Adam and Eve wearing contemporary attire in a piece? We all know now why it is one of the most famous pop art paintings.

Numerous elements of the popular mass media and postwar consumerism are all around them.

There is no denying that this work of pop art is satirical.

This satire ridicules the materialism of the mid-20th century industrial and advertising booms.

The pieces for this masterpiece were put together for the 1956 exhibition “This is Tomorrow” at London’s Whitechapel Gallery.

In addition to being featured on advertising posters, it was also promoted in the exhibition book.

12. Flag

Flag is a pop art painting by Jasper John
Image Source: Wikipedia
ArtistJasper Johns
Dimensions107.3 cm × 153.8 cm
MediumEncaustic, oil and collage on fabric mounted on plywood
Estimated Cost$110 million
LocationMuseum of Modern Art, New York

One of the most sought-after works of pop art by Jasper Johns is called “Flag.”

His contributions to painting, printing, and sculpture have influenced almost every artistic movement.

This ranged from Abstract Expressionism through Neo-Dada to the more contemporary Pop Art movement.

Johns was a painter who contributed to the acceptance of consumer culture in pop art.

He painted flags and maps without including any human subjects in his works.

At the age of 24, Jasper Johns debuted “Flag” in his first solo exhibition.

Supposedly, he had a dream about the American flag that served as his inspiration for the piece of art.

If you notice, only 48 white stars are present because the artwork was produced before more states were added to the flag.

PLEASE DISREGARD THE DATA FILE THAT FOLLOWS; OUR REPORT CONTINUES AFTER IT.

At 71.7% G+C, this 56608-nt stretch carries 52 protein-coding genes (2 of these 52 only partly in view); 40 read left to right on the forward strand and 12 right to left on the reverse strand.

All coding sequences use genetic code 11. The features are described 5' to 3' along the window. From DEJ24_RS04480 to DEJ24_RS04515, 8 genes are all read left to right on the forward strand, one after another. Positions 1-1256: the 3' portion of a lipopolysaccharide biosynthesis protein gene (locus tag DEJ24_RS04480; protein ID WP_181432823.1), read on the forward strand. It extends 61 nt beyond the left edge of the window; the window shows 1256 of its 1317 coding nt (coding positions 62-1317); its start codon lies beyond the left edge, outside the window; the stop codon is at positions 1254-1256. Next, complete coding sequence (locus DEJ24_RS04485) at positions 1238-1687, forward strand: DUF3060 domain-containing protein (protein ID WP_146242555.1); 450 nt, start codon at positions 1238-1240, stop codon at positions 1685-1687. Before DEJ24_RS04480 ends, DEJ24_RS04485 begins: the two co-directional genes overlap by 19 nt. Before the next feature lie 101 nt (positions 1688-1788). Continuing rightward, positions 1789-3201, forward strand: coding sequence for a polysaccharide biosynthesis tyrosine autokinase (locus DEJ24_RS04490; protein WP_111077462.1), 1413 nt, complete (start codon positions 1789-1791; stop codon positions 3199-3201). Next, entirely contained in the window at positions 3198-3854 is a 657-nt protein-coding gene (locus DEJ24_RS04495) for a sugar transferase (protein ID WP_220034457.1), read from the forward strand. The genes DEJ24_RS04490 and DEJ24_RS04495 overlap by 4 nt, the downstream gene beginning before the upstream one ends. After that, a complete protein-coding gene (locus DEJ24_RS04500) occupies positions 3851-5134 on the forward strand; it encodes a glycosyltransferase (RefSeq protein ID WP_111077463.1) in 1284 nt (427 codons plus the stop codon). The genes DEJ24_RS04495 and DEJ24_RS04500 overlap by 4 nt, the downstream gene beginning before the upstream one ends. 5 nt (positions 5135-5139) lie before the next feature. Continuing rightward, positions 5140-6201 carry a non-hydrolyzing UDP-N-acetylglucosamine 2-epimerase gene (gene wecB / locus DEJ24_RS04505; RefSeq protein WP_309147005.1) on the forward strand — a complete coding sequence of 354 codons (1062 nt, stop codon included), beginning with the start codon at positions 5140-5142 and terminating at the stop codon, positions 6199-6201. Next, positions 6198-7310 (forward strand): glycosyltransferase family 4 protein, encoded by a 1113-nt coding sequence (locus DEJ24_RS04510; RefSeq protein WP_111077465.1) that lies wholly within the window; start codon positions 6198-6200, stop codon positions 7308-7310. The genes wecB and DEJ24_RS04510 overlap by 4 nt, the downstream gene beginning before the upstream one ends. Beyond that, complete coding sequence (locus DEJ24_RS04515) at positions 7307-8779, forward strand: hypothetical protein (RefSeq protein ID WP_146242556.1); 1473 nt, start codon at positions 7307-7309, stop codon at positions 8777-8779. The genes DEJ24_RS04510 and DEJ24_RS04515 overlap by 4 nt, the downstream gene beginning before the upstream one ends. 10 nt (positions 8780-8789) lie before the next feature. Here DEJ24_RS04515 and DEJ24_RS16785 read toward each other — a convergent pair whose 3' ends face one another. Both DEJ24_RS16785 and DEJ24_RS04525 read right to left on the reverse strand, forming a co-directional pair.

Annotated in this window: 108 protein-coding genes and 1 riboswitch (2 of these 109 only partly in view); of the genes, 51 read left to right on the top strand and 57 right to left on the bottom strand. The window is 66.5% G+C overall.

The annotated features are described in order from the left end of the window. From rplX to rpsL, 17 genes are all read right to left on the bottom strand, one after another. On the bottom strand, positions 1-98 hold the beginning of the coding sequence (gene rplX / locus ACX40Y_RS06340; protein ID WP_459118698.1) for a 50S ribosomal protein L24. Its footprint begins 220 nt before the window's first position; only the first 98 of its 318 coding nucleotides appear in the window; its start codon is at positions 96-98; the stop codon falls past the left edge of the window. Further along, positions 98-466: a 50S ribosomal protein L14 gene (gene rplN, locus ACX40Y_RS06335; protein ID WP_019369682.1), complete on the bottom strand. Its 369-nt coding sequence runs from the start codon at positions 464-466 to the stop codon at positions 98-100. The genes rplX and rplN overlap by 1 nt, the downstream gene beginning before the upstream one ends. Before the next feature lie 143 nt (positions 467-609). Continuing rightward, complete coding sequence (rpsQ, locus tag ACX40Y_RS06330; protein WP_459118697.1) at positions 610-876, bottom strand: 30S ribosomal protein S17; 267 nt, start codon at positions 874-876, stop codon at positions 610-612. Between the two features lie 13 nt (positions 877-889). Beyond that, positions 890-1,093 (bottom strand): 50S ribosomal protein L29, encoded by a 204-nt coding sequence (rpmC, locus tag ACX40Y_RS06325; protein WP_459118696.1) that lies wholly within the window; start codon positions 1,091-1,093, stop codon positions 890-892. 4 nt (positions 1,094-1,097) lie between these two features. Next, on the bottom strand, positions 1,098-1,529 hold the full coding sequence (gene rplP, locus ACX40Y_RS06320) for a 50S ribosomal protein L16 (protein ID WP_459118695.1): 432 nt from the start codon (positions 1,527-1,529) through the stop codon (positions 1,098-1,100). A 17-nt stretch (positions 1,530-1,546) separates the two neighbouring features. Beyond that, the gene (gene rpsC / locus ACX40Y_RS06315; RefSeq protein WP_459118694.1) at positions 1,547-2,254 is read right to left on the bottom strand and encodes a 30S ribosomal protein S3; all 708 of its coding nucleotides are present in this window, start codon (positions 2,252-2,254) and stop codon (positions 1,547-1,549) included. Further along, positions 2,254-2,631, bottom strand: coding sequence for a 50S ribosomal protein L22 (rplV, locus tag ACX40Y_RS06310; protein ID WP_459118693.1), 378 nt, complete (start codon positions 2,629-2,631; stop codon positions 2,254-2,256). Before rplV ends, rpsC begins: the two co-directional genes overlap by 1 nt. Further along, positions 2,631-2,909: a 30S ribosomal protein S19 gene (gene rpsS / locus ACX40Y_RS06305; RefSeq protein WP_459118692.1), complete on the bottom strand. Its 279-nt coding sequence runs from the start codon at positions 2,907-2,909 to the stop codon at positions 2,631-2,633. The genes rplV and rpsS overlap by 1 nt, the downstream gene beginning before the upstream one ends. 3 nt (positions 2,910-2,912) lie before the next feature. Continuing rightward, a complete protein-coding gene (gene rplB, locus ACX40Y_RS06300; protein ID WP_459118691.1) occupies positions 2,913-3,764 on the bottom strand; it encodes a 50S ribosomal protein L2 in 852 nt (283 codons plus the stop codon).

In addition, thirteen stripes in red and white are shown.

The popularity of “Flag” led Johns to create nearly 40 additional works with the American flag as their inspiration.

Johns was happy to use a well-known image because it relieved him of the responsibility of designing.

He used various materials to create this seemingly straightforward but intricate piece.

Panels, paint, and encaustic—a pigment-and-melted-wax mixture that captures the paint’s drips, smears, and brushstrokes—were the materials.

In keeping with the non-political tone of his artwork, his newspaper cuts lacked any headlines.

He concentrated instead on the then-common commercial aspects of printing.

13. Whaam!

Whaam is a pop art painting by Roy Lichtenstein
Image Source: Tate
ArtistRoy Lichtenstein
Dimensions172.7 cm × 406.4 cm
MediumMagna acrylic and oil on canvas
Estimated Cost£1,900 and £2,900
LocationTate Modern, London

“Whaam!” is a work by the famous American pop artist Roy Lichtenstein.

The piece is just like its title—depicting violence. 

You can witness a fighter jet using a missile to bring down another plane.

The entire artwork is rendered in a comic-strip fashion using a limited, primary shade palette and a block color design.

With this printing method, comic books can be created at a minimal cost.

The word bubbles and block letter-sound effects are comical clichés.

Irv Novick’s comic strip from All-American Men of War, served as the source of inspiration for this work.

It records while gently parodying modern America’s conventional hero images.

14. On The Balcony

On the balcony is a pop art painting by Peter Blake
Image Source: Wikipedia
ArtistPeter Blake
Dimensions121 m x 91 m
MediumOil on Canvas
Estimated CostNot Disclosed
LocationTate Britain

Peter Blake is a talented artist who has worked in commercial design, engraving, printing, and sculpture.